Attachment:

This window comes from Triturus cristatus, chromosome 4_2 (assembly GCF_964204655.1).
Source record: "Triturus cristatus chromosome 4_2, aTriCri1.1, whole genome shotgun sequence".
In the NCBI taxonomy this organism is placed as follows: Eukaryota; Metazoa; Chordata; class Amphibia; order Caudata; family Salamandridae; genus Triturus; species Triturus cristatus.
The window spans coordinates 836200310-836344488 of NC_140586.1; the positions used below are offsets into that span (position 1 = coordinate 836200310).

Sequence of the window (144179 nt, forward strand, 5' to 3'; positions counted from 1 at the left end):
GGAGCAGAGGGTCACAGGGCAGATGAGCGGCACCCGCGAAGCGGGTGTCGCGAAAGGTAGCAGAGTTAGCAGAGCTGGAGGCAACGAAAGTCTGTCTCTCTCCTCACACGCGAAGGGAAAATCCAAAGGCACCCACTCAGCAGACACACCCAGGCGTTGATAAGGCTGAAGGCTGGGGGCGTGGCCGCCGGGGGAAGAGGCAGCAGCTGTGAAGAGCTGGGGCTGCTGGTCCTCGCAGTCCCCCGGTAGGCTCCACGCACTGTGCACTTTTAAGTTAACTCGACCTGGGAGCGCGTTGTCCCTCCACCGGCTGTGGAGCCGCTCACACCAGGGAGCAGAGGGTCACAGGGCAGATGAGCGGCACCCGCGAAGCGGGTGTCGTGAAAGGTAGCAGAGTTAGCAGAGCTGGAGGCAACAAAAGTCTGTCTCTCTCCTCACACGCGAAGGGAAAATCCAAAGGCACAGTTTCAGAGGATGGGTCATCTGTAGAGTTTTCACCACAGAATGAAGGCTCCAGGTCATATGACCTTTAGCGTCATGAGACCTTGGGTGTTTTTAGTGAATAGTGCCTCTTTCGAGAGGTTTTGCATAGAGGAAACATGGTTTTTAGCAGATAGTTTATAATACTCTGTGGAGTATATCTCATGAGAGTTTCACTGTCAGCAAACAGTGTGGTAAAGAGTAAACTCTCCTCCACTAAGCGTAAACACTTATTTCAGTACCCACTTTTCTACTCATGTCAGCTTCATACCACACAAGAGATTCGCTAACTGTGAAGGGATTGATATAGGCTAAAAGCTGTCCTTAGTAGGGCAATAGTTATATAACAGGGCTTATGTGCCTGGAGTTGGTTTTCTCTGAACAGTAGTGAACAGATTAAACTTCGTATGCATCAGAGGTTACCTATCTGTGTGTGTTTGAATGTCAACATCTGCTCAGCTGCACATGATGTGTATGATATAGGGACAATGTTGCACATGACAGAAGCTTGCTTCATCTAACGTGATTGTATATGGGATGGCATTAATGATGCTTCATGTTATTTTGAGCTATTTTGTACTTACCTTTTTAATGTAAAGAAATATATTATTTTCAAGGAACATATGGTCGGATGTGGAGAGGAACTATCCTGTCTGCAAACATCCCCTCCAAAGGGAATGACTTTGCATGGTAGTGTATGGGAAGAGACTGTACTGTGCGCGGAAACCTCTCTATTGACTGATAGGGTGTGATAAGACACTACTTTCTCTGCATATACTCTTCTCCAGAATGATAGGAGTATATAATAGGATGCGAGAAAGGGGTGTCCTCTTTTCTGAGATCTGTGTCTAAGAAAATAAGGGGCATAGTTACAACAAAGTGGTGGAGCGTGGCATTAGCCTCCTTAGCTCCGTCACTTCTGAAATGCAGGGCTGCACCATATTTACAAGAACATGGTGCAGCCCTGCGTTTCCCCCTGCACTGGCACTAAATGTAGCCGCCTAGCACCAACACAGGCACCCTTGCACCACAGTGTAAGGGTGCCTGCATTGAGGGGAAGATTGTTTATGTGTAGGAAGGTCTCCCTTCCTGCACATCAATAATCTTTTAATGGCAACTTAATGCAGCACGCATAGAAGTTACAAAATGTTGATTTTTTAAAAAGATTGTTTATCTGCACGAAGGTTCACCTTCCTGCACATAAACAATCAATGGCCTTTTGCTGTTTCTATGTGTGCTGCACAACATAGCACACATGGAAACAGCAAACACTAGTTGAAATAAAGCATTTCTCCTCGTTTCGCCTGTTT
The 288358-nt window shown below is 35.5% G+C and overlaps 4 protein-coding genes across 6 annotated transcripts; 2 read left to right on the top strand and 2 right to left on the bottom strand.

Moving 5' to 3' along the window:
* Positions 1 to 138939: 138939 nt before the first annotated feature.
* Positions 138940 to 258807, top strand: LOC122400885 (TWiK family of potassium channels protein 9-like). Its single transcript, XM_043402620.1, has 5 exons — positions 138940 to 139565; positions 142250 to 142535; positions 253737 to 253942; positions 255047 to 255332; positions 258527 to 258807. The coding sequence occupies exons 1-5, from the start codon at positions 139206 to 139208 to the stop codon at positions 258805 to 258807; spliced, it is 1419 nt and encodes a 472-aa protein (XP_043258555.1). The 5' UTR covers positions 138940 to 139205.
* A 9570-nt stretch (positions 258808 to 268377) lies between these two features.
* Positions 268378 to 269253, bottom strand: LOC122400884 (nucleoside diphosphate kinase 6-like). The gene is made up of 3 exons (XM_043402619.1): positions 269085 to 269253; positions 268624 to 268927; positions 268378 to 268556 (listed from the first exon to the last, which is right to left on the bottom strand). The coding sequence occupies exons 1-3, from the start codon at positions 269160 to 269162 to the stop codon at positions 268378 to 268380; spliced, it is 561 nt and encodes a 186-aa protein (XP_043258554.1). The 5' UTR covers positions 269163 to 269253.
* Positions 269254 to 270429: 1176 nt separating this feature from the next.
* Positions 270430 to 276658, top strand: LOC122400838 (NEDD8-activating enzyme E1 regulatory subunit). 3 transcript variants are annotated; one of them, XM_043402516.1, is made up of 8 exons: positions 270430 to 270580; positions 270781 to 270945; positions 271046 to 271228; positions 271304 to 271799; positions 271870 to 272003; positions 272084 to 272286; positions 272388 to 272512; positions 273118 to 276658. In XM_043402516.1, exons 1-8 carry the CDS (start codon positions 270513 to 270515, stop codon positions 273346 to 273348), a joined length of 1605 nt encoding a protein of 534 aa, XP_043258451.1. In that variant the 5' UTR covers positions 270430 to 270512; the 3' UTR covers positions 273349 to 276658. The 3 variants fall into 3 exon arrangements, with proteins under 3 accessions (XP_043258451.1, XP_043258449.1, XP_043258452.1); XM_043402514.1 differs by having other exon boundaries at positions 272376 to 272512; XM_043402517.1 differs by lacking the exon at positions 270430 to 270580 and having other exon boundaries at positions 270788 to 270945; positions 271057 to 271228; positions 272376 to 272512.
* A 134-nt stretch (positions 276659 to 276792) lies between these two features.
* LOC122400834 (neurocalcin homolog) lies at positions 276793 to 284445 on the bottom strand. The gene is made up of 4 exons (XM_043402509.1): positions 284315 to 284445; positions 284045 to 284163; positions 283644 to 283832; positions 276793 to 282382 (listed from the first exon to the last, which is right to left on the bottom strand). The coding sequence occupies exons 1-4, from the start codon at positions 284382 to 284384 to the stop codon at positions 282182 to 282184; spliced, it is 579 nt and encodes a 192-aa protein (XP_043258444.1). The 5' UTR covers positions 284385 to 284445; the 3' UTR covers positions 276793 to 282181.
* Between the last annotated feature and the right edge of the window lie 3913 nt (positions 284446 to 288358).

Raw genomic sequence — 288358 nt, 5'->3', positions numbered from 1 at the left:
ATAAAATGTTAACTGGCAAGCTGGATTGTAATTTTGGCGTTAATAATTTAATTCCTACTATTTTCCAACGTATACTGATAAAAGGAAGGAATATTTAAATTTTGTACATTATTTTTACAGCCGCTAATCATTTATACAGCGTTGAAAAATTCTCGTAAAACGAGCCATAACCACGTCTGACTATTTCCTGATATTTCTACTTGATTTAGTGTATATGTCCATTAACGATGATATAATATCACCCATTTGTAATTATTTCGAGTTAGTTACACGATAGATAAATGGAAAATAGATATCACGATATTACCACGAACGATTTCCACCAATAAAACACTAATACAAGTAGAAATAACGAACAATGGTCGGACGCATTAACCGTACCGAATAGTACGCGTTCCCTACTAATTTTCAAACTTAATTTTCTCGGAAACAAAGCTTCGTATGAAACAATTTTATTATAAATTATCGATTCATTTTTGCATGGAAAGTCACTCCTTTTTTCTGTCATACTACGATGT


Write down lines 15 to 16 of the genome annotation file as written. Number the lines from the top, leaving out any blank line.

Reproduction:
* A 134-nt stretch (positions 276659 to 276792) lies between these two features.
* LOC122400834 (neurocalcin homolog) lies at positions 276793 to 284445 on the bottom strand. The gene is made up of 4 exons (XM_043402509.1): positions 284315 to 284445; positions 284045 to 284163; positions 283644 to 283832; positions 276793 to 282382 (listed from the first exon to the last, which is right to left on the bottom strand). The coding sequence occupies exons 1-4, from the start codon at positions 284382 to 284384 to the stop codon at positions 282182 to 282184; spliced, it is 579 nt and encodes a 192-aa protein (XP_043258444.1). The 5' UTR covers positions 284385 to 284445; the 3' UTR covers positions 276793 to 282181.